New 86: Getting back to basics

It’s no secret. Toyota has been in need of a brand-builder, a car that stands out so much in a crowded car park that heads turn and smiles break out as a finger points and a voice with a grin says “...isn’t that the new...” whatever.

The company with the cowboy hat logo did it before with the MR-2, a cheeky little two-seater that looked great in red but unfortunately disappeared almost before it arrived. There have been others – the Supra, the 2000GT, the Celica – but in recent years the menu has read cheese sandwich, baked beans or instant noodles.


Nothing wrong with the cars, but not many folk would burst into the pub and shout: “Guess what, I just bought a Yaris!” And, for the record, the Supra sold 384 000 units, the MR-2 319 000 worldwide.

Anyway, Toyota called in Subaru (or perhaps it was the other way around), the two giants of the auto world huddled around a table, and they came up with the Toyota 86, aka the Subaru BRZ. Identical in every way except for some cosmetic work; the Subaru is expected later this year but in much smaller numbers than the close to 60 a month that Toyota is hoping to move.

There is, by the way, an 800-strong waiting list - what a nice place for an auto retailer to be...

Subaru says BRZ stands for “Boxer engine, Rear drive, Zenith” — meaning high point. In the US Toyota has badged the car Scion FR-S, in Europe the GT86. None of which explains the ’86... OK, well, that comes from the bore/stroke, square at 86mm, the 86mm diameter of the exhausts and as a tribute to the Corolla Levin AE86.

Image gallery.

It was the 2000GT - of which only 337 were built - a two-litre straight-six coupe first displayed at the 1965 Tokyo auto show that helped establish the company’s global reputation as a sports car manufacturer. Perhaps the Eighty-Six will re-establish that reputation even if it did look like a rip-off of the E-Type Jaguar (that’s it in the background of the image above).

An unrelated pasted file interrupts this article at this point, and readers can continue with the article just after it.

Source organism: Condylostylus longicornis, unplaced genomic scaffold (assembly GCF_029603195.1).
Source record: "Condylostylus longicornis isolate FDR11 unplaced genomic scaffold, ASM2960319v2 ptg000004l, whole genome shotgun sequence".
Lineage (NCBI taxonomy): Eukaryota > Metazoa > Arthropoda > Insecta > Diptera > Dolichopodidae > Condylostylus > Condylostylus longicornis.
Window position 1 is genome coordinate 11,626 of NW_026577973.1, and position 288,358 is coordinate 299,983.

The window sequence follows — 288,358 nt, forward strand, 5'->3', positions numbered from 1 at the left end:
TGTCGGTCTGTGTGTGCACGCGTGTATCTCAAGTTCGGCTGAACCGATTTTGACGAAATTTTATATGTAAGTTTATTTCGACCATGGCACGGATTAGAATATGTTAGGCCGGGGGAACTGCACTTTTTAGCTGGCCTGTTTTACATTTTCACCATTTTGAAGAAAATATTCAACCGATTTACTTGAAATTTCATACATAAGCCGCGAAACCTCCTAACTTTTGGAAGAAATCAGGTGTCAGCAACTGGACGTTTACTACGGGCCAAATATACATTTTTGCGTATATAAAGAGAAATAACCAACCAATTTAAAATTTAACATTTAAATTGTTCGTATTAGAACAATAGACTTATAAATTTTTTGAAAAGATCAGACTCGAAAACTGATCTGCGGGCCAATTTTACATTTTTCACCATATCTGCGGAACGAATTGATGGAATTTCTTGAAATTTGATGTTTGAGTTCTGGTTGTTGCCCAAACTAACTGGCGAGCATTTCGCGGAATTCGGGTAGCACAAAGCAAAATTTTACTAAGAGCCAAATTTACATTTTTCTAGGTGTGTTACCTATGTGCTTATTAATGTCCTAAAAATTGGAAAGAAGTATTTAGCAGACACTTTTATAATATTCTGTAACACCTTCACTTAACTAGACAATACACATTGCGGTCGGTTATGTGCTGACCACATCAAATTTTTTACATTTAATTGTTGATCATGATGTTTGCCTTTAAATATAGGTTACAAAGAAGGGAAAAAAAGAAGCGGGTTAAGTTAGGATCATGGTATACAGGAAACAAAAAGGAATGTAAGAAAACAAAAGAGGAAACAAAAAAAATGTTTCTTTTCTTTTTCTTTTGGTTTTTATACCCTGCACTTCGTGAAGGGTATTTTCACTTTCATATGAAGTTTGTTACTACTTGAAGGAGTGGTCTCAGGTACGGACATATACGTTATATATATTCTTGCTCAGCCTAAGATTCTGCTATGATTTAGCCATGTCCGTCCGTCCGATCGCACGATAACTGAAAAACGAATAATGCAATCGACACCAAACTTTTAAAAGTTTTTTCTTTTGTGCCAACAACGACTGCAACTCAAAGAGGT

The Toyota arrived this week with a launch based at Malelane airport, just off the N4 at the bottom of the Kruger Park. Why an airport? Well, Toyota SA is punting the 86 not as an outright performance machine (which it certainly ain’t) but instead as a 2+2 that, even in moderately inexperienced hands, offers a lot of safe fun on the open road.

It was even pointed out that they tyres come from Toyota’s Prius hybrid, with a hint that their relative grip level is just right for, er, spirited cornering with not all the wheels pointing in the same direction. Toyota says “they give the car a unique feel”.


Which is why the automaker taped off a couple of sections of the airport – small as it is – and gave the visiting journos a short course on drifting with a pimped version of the 86 before sending them round a “driftkhana” course. Very amusing, though my report card said “needs more practice”. Humph.

That was preceded by a familiarisation 140km drive from Malelane to Barberton, out in a six-speed manual and back in an auto. Each is fun to drive, with a seriously sorted suspension that corners flat and fast and the Prius rubber starts to let go just when you expect it – if rather suddenly – with correction easy. The electric steering doesn’t have a “feel” penalty and the manual box has a superbly short and accurate throw and the general handling is aided by the low-set boxer engine and seats said to be the lowest in the bracket.

In fact the centre of gravity sits only 46cm off the tar and, for the purists, the weight split front/rear is 53/ 47%. The car weighs 1239kg.

The auto? Well, if you do a lot of driving around a city, you might want one and its paddle-shifts, so go for it. If you like to play (which seems to be Toyota’s slogan for the car) stick with the middle-priced 86 High (spec) – which leads nicely to the 86 prices:

Toyota 86 6-spd Standard - R298 500
Toyota 86 6-spd High - R329 400
Toyota 86 6-spd High a/t -R346 500